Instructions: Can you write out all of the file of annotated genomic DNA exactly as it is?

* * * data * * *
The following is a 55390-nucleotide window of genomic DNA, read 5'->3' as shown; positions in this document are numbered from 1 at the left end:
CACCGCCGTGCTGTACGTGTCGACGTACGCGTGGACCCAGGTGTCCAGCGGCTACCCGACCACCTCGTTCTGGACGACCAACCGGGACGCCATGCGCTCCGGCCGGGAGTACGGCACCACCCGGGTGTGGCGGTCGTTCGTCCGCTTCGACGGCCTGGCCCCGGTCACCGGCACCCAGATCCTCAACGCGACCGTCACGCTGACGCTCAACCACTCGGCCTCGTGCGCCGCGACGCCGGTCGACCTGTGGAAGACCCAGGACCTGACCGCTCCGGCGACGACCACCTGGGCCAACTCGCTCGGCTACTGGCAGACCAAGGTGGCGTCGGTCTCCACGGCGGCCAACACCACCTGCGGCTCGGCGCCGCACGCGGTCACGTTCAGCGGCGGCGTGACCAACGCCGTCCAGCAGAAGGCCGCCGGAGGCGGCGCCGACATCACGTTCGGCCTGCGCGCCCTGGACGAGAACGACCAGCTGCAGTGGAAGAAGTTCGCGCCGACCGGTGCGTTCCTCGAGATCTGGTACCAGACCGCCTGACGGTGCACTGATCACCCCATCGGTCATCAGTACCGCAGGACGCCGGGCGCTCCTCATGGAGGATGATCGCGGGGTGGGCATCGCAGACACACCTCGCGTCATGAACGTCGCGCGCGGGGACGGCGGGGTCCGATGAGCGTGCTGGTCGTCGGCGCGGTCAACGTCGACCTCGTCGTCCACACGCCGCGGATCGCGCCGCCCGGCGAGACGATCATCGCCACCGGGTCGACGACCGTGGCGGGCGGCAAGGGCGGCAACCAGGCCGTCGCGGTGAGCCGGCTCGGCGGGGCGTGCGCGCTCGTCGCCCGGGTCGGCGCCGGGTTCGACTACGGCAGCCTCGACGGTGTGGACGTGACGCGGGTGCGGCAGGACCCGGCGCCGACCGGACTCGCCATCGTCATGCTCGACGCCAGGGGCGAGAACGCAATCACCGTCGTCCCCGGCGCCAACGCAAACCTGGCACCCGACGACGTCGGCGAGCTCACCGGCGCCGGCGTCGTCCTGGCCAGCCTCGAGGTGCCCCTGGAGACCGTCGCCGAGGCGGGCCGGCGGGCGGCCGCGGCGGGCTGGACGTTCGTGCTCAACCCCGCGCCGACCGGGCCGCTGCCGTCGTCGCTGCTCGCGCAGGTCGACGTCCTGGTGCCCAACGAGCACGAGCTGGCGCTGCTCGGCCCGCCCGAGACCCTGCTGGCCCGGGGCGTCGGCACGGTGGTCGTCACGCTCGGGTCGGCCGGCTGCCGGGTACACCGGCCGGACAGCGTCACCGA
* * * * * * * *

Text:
The following is a 55390-nucleotide window of genomic DNA, read 5'->3' as shown; positions in this document are numbered from 1 at the left end:
CACCGCCGTGCTGTACGTGTCGACGTACGCGTGGACCCAGGTGTCCAGCGGCTACCCGACCACCTCGTTCTGGACGACCAACCGGGACGCCATGCGCTCCGGCCGGGAGTACGGCACCACCCGGGTGTGGCGGTCGTTCGTCCGCTTCGACGGCCTGGCCCCGGTCACCGGCACCCAGATCCTCAACGCGACCGTCACGCTGACGCTCAACCACTCGGCCTCGTGCGCCGCGACGCCGGTCGACCTGTGGAAGACCCAGGACCTGACCGCTCCGGCGACGACCACCTGGGCCAACTCGCTCGGCTACTGGCAGACCAAGGTGGCGTCGGTCTCCACGGCGGCCAACACCACCTGCGGCTCGGCGCCGCACGCGGTCACGTTCAGCGGCGGCGTGACCAACGCCGTCCAGCAGAAGGCCGCCGGAGGCGGCGCCGACATCACGTTCGGCCTGCGCGCCCTGGACGAGAACGACCAGCTGCAGTGGAAGAAGTTCGCGCCGACCGGTGCGTTCCTCGAGATCTGGTACCAGACCGCCTGACGGTGCACTGATCACCCCATCGGTCATCAGTACCGCAGGACGCCGGGCGCTCCTCATGGAGGATGATCGCGGGGTGGGCATCGCAGACACACCTCGCGTCATGAACGTCGCGCGCGGGGACGGCGGGGTCCGATGAGCGTGCTGGTCGTCGGCGCGGTCAACGTCGACCTCGTCGTCCACACGCCGCGGATCGCGCCGCCCGGCGAGACGATCATCGCCACCGGGTCGACGACCGTGGCGGGCGGCAAGGGCGGCAACCAGGCCGTCGCGGTGAGCCGGCTCGGCGGGGCGTGCGCGCTCGTCGCCCGGGTCGGCGCCGGGTTCGACTACGGCAGCCTCGACGGTGTGGACGTGACGCGGGTGCGGCAGGACCCGGCGCCGACCGGACTCGCCATCGTCATGCTCGACGCCAGGGGCGAGAACGCAATCACCGTCGTCCCCGGCGCCAACGCAAACCTGGCACCCGACGACGTCGGCGAGCTCACCGGCGCCGGCGTCGTCCTGGCCAGCCTCGAGGTGCCCCTGGAGACCGTCGCCGAGGCGGGCCGGCGGGCGGCCGCGGCGGGCTGGACGTTCGTGCTCAACCCCGCGCCGACCGGGCCGCTGCCGTCGTCGCTGCTCGCGCAGGTCGACGTCCTGGTGCCCAACGAGCACGAGCTGGCGCTGCTCGGCCCGCCCGAGACCCTGCTGGCCCGGGGCGTCGGCACGGTGGTCGTCACGCTCGGGTCGGCCGGCTGCCGGGTACACCGGCCGGACAGCGTCACCGA